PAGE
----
03/05/2015 12:44 EST | Updated 05/05/2015 05:59 EDT

The Morning After: The 1995 Quebec Referendum and the Day that Almost Was

chantal hebert

Chantal Hébert is nominated, with co-author Jean Lapierre, for the Writers' Trust Shaughnessy Cohen Prize for Political Writing for The Morning After: The 1995 Quebec Referendum and the Day that Almost Was. The winner will be announced on March 11 at the Politics and the Pen gala in Ottawa. For more information, visit

An excerpt from The Morning After:

Few people can claim to have single-handedly changed the course of history. On the morning of October 30, 1995, Lucien Bouchard believed he was about to do just that. "I was never one to use the word historic in my speeches. In politics, it is a term that is too often abused. But on that morning, I told myself that it was probably going to be a historic day in the true sense of the word. Quebec was about to fully take its place in history."

The pollsters who had been tracking the vote for the pro-sovereignty side as referendum day approached were as categorical as they could be. The lead that the Yes camp had built since mid-campaign had held over the final weekend before the Monday vote. As long as the well-oiled sovereignist machine got the vote out, the Yes camp would have a rendezvous with history that very night.

The hard-nosed strategists who ran the campaign concurred. Many of them had memories of the beating their side had taken in the 1980 referendum. They had lost that vote by twenty points. Fifteen years later, the end of this second campaign has a very different feel.

In twenty-five years, no sovereignist party had ever managed to cross the 50 percent line in a federal, provincial or referendum vote. But the leaders of Quebec's sovereignty movement were convinced that the referendum results would make up for a quarter of a century of near misses. For the first time ever a majority of Quebecers would line up behind the sovereignist option.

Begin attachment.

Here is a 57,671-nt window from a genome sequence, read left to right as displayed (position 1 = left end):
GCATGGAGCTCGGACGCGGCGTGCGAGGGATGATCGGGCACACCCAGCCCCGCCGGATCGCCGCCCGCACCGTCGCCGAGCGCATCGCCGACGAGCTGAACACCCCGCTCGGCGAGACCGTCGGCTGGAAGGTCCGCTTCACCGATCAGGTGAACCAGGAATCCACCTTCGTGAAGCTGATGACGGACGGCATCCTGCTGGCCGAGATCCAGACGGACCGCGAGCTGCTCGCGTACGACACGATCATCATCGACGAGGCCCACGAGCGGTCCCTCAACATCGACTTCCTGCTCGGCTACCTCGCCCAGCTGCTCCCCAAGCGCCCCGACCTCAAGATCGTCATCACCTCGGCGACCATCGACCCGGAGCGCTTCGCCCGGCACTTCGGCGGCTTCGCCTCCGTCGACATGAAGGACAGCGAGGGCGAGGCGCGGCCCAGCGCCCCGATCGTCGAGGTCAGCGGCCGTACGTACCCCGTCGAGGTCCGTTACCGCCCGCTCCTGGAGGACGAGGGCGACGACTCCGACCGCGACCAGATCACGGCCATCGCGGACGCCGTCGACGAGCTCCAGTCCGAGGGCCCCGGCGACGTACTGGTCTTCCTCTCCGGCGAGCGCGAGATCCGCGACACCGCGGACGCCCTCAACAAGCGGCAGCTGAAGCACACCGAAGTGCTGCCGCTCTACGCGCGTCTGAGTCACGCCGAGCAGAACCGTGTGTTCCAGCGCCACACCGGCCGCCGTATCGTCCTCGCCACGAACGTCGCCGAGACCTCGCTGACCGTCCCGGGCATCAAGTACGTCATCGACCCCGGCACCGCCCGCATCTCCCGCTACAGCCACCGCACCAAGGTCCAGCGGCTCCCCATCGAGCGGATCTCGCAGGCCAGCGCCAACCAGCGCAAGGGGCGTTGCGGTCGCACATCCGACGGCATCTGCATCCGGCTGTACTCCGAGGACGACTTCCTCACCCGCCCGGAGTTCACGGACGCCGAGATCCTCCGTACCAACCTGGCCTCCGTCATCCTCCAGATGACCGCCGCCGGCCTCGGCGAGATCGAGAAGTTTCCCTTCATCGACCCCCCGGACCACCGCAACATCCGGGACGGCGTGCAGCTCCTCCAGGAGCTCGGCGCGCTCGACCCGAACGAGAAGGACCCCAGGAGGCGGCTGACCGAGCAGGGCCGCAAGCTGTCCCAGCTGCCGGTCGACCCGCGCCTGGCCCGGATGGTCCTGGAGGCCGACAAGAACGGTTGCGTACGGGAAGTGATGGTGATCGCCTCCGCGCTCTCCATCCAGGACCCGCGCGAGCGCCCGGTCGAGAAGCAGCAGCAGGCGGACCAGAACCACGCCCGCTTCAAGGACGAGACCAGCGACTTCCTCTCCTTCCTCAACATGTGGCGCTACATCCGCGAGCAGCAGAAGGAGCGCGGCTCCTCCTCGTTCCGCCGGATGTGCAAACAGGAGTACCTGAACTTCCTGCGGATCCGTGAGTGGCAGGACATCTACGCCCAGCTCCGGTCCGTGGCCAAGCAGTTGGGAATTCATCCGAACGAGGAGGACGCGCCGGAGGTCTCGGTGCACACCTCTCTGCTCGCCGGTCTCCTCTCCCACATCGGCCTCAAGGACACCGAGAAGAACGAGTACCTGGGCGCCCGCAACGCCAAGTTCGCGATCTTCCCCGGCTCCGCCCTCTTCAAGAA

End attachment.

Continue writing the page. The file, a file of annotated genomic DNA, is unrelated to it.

So confident was the Bloc Québécois leader that he prepared only one speech for that night's Yes rally. It was a victory address. "People think that politicians always write two speeches but on that occasion I wrote only one, the real one," he recalls about the undelivered draft that he wrote out in longhand.

If his side prevailed, Bouchard expected the result to pave the way to the tough negotiation of a different relationship between Quebec and the Canadian federation. On the morning of the referendum, that upcoming battle was naturally on his mind. But so was another battle of wills that was already playing out on a different front.

Before a single vote was cast or counted, a power struggle for control of the post-victory agenda was underway among the partners who made up the pro-sovereignty coalition. The façade of unity cemented by short-term electoral necessity was showing cracks.

Bouchard, whom so many Quebecers expected to see at centre ice in the aftermath of a Yes victory, felt that he was being forced out of the play. "Jacques Parizeau's people were even more convinced than I was that we were about to win. In their minds, it was a done deal. I sensed that all the compromises that had been arrived at to give me more space in the campaign were behind them. The message was that the premier was back in charge."